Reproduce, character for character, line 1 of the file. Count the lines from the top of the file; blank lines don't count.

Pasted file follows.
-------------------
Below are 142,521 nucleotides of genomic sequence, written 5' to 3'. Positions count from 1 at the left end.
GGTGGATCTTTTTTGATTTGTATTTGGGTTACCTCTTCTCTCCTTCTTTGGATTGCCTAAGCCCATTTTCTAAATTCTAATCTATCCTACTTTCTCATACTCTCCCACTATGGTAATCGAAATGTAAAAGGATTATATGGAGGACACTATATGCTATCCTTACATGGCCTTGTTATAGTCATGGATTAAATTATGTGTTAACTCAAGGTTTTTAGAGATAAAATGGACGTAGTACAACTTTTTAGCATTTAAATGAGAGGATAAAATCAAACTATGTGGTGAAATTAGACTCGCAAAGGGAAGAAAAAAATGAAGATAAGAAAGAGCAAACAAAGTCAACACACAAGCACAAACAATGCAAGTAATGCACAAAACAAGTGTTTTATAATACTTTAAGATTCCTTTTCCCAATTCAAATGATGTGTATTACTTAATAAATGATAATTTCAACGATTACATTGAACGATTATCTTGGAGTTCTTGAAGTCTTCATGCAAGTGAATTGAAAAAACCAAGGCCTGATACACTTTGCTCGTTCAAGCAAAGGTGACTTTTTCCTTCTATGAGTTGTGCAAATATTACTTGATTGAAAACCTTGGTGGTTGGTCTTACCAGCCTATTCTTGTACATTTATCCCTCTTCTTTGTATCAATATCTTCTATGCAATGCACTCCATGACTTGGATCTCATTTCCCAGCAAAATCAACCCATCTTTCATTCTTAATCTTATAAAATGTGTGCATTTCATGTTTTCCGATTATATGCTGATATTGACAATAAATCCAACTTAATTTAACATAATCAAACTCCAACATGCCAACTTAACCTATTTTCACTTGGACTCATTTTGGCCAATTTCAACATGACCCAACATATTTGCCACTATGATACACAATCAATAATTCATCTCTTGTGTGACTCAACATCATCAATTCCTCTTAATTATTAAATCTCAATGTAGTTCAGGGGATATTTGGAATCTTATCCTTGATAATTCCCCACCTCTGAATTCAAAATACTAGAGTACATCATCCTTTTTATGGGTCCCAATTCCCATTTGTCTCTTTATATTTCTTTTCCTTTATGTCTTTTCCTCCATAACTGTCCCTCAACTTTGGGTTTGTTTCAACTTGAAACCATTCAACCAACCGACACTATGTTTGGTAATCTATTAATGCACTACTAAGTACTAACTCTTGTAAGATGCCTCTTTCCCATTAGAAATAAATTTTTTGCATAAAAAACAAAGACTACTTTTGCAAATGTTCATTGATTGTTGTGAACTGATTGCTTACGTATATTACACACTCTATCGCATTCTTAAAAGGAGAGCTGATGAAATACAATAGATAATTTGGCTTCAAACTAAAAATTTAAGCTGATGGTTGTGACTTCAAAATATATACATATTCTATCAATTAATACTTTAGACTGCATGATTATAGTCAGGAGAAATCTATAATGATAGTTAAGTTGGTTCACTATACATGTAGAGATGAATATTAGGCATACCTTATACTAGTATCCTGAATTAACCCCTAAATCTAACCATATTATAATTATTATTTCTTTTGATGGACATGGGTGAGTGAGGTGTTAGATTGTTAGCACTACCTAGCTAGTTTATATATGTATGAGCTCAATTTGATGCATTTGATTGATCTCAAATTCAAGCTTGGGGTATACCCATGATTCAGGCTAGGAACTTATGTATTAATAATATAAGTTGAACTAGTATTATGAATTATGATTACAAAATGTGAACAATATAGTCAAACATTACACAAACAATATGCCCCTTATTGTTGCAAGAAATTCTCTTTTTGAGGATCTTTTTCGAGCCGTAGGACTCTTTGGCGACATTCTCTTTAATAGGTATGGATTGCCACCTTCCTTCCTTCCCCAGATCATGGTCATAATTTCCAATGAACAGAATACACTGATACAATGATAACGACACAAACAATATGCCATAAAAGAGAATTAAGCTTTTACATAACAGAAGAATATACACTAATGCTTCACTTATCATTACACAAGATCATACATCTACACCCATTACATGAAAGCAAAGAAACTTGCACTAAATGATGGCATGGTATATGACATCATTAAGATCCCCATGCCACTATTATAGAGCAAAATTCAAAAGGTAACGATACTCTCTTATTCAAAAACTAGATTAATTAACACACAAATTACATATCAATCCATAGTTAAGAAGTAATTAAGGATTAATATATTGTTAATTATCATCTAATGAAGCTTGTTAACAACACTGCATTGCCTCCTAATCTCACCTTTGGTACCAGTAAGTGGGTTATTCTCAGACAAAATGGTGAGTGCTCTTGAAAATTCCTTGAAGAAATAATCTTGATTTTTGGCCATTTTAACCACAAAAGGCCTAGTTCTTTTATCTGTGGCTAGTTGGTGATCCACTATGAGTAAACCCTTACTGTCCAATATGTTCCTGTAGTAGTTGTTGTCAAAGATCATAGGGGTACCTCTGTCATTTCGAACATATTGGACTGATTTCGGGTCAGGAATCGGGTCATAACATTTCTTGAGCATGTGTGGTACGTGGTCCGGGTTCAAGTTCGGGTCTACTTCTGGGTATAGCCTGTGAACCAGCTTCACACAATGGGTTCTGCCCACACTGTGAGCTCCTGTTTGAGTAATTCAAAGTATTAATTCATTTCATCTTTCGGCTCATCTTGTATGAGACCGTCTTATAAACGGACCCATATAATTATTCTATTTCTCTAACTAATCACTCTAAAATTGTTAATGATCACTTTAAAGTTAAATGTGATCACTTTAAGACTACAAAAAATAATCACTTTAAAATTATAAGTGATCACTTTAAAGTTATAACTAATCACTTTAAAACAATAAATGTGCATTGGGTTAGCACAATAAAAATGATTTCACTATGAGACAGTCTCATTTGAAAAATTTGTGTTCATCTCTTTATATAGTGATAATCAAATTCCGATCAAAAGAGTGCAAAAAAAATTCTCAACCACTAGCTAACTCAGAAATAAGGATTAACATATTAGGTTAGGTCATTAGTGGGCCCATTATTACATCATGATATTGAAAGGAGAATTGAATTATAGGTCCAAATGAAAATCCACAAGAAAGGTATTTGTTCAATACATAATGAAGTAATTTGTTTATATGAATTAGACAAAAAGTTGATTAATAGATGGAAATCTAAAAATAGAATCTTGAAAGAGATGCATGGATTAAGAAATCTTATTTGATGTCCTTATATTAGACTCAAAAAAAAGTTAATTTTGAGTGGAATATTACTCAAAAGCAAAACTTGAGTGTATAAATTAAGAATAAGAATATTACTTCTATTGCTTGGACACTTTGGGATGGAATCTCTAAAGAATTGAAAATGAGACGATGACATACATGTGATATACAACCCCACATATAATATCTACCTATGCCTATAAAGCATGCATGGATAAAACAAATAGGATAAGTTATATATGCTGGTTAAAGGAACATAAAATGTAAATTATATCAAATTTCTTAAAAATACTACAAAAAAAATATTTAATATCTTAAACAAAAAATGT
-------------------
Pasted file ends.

Below are 142,521 nucleotides of genomic sequence, written 5' to 3'. Positions count from 1 at the left end.